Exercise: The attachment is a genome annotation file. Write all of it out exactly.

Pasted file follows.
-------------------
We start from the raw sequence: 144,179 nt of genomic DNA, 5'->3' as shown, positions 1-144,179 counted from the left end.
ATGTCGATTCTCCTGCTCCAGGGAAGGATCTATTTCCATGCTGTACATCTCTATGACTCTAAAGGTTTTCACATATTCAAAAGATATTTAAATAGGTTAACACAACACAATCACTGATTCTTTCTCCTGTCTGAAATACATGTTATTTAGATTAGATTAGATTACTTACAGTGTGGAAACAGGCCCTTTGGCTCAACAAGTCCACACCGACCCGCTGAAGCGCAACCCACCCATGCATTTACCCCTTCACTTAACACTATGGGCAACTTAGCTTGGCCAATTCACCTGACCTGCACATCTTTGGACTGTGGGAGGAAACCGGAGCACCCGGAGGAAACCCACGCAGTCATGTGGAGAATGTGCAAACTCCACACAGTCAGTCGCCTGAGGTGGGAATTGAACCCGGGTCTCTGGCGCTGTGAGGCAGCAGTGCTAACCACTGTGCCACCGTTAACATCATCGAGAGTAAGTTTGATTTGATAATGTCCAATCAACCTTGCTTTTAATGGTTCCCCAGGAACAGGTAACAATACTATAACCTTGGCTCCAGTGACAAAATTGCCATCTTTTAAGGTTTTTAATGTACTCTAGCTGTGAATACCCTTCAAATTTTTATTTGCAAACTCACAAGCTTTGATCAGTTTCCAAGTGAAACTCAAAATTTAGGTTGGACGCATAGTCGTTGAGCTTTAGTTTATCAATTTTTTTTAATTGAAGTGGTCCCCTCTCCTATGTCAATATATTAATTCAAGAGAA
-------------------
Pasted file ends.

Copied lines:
We start from the raw sequence: 144,179 nt of genomic DNA, 5'->3' as shown, positions 1-144,179 counted from the left end.
ATGTCGATTCTCCTGCTCCAGGGAAGGATCTATTTCCATGCTGTACATCTCTATGACTCTAAAGGTTTTCACATATTCAAAAGATATTTAAATAGGTTAACACAACACAATCACTGATTCTTTCTCCTGTCTGAAATACATGTTATTTAGATTAGATTAGATTACTTACAGTGTGGAAACAGGCCCTTTGGCTCAACAAGTCCACACCGACCCGCTGAAGCGCAACCCACCCATGCATTTACCCCTTCACTTAACACTATGGGCAACTTAGCTTGGCCAATTCACCTGACCTGCACATCTTTGGACTGTGGGAGGAAACCGGAGCACCCGGAGGAAACCCACGCAGTCATGTGGAGAATGTGCAAACTCCACACAGTCAGTCGCCTGAGGTGGGAATTGAACCCGGGTCTCTGGCGCTGTGAGGCAGCAGTGCTAACCACTGTGCCACCGTTAACATCATCGAGAGTAAGTTTGATTTGATAATGTCCAATCAACCTTGCTTTTAATGGTTCCCCAGGAACAGGTAACAATACTATAACCTTGGCTCCAGTGACAAAATTGCCATCTTTTAAGGTTTTTAATGTACTCTAGCTGTGAATACCCTTCAAATTTTTATTTGCAAACTCACAAGCTTTGATCAGTTTCCAAGTGAAACTCAAAATTTAGGTTGGACGCATAGTCGTTGAGCTTTAGTTTATCAATTTTTTTTAATTGAAGTGGTCCCCTCTCCTATGTCAATATATTAATTCAAGAGAA